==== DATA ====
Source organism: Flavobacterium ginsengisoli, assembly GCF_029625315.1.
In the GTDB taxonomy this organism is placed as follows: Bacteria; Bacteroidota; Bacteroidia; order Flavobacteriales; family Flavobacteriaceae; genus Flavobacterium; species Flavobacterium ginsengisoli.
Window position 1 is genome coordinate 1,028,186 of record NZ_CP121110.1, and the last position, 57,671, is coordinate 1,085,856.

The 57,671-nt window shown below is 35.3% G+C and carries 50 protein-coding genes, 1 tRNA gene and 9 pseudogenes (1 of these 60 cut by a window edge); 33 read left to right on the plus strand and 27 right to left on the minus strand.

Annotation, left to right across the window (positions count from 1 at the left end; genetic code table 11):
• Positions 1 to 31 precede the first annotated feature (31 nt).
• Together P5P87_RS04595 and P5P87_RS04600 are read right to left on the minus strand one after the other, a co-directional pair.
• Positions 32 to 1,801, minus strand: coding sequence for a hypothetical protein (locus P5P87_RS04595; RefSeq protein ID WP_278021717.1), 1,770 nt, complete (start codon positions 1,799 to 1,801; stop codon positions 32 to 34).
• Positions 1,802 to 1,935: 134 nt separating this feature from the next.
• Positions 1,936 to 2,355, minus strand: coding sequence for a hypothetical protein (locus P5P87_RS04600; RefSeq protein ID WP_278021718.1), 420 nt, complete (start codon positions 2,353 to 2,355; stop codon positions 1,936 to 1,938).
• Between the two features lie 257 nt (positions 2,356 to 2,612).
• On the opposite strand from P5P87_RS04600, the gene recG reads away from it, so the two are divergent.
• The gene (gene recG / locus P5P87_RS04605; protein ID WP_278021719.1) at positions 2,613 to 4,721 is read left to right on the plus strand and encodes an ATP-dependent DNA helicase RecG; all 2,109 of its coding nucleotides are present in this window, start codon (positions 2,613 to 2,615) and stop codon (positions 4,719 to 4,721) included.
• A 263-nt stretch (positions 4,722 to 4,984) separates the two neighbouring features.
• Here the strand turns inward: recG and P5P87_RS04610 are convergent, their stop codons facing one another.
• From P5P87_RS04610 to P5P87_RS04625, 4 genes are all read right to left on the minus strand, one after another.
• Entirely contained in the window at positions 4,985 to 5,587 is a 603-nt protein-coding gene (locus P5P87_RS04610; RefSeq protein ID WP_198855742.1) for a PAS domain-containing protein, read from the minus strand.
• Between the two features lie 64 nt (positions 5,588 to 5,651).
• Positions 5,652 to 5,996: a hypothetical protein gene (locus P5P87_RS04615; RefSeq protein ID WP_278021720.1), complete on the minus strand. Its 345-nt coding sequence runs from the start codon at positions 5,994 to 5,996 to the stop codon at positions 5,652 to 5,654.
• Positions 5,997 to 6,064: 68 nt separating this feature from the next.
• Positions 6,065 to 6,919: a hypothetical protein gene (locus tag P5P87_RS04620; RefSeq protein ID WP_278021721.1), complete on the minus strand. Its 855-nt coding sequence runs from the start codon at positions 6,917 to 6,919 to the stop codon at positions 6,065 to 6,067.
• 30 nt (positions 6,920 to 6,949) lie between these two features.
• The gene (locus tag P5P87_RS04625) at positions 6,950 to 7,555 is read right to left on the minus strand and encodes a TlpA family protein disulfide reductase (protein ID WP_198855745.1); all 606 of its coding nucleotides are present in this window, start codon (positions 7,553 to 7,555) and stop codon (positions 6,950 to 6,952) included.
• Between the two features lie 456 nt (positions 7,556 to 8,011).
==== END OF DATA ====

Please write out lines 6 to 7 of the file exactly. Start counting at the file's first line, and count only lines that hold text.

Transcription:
• Positions 1 to 31 precede the first annotated feature (31 nt).
• Together P5P87_RS04595 and P5P87_RS04600 are read right to left on the minus strand one after the other, a co-directional pair.